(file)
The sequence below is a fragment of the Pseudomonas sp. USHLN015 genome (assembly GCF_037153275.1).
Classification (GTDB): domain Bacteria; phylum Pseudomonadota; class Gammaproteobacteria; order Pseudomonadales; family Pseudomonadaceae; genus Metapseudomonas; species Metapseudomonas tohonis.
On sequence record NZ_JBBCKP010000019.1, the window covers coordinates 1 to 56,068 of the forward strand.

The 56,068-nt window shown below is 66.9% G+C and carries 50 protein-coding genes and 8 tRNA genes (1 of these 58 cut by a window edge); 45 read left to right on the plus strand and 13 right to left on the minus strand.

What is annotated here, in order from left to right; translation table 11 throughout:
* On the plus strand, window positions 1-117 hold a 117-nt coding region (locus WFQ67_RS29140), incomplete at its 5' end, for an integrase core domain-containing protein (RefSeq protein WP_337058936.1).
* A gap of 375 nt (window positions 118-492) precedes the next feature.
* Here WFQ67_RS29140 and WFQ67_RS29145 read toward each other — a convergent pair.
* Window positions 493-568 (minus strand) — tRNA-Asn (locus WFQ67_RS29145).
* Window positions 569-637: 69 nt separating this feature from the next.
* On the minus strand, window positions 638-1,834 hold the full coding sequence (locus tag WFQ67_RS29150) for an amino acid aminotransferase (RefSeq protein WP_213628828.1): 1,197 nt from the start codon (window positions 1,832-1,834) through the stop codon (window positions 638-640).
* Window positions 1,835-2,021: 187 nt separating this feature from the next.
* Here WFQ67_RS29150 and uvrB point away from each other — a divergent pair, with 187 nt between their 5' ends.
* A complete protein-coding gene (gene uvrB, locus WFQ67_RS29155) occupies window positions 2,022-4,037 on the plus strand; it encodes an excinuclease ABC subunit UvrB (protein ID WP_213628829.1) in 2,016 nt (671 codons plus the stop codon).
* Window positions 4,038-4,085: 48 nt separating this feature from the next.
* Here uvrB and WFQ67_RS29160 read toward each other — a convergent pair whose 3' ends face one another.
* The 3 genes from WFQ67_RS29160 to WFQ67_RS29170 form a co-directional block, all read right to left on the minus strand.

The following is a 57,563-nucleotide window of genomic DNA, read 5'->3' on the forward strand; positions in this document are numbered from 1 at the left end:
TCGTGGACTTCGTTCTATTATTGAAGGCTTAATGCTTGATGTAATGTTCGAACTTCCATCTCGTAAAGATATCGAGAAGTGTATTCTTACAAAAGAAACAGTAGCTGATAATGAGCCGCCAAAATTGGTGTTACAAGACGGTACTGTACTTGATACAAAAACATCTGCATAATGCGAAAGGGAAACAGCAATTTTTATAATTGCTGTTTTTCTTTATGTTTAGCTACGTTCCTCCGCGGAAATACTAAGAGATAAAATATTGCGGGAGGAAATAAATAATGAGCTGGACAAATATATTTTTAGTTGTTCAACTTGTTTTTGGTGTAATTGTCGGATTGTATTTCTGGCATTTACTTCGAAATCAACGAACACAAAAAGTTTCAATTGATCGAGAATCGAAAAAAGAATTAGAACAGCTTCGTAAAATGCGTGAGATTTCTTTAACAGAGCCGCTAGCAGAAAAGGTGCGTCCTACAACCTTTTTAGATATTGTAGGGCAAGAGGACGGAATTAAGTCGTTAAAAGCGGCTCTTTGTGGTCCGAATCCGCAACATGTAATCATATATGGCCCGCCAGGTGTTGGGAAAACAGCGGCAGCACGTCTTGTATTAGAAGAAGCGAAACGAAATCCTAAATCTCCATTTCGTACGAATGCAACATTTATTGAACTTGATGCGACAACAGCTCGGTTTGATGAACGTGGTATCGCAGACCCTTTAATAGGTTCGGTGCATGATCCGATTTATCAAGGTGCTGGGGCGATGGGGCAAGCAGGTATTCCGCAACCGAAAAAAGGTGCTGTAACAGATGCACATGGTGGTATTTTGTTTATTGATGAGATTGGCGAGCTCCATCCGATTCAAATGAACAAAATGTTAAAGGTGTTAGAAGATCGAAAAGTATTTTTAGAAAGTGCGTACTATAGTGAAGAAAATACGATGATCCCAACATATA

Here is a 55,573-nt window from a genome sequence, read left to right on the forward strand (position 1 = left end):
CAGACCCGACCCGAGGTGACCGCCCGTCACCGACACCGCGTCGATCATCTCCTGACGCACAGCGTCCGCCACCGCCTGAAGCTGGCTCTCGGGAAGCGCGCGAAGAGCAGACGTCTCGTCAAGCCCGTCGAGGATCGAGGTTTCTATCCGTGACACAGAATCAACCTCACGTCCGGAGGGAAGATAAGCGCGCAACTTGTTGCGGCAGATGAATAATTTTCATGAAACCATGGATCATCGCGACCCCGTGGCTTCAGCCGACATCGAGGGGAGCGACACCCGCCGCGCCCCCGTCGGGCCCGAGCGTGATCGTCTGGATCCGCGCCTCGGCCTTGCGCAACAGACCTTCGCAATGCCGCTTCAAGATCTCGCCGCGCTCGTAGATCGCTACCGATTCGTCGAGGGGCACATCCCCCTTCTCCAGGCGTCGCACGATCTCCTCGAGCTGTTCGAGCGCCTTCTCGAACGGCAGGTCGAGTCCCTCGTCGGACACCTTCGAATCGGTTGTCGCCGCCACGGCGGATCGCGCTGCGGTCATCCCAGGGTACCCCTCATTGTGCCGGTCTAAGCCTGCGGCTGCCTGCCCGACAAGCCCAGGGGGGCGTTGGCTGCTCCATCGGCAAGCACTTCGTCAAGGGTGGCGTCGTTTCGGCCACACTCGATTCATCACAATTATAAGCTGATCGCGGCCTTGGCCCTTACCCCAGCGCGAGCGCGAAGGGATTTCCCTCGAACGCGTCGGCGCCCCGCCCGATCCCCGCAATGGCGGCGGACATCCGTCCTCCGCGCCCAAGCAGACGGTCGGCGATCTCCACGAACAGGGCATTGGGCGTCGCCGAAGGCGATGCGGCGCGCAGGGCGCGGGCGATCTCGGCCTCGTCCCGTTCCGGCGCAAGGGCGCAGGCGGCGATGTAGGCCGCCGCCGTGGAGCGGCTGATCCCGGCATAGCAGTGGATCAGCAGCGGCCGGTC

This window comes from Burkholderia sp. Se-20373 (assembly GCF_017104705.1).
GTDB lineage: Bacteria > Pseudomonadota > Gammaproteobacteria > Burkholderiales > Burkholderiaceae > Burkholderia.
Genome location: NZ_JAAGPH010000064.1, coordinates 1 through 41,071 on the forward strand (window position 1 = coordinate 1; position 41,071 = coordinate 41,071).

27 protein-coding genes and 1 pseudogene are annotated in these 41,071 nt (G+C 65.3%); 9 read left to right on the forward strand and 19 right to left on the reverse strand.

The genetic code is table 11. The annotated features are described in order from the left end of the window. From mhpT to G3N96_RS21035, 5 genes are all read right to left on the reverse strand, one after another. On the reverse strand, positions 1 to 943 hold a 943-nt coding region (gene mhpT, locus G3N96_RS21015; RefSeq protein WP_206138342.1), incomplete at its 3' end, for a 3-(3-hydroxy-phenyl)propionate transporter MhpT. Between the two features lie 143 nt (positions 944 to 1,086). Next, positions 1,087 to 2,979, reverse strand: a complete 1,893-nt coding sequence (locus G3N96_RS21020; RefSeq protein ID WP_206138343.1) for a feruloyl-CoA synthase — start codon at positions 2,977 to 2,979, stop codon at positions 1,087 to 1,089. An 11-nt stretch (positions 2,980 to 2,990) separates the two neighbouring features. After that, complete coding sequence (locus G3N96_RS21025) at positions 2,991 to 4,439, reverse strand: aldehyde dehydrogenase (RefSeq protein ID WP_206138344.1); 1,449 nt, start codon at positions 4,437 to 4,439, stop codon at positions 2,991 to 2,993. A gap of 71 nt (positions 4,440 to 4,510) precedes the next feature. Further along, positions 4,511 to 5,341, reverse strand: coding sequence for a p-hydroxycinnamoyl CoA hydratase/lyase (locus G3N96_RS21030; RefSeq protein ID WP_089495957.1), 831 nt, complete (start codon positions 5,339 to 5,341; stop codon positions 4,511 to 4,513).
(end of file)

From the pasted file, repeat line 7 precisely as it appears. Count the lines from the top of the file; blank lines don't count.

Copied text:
* A gap of 375 nt (window positions 118-492) precedes the next feature.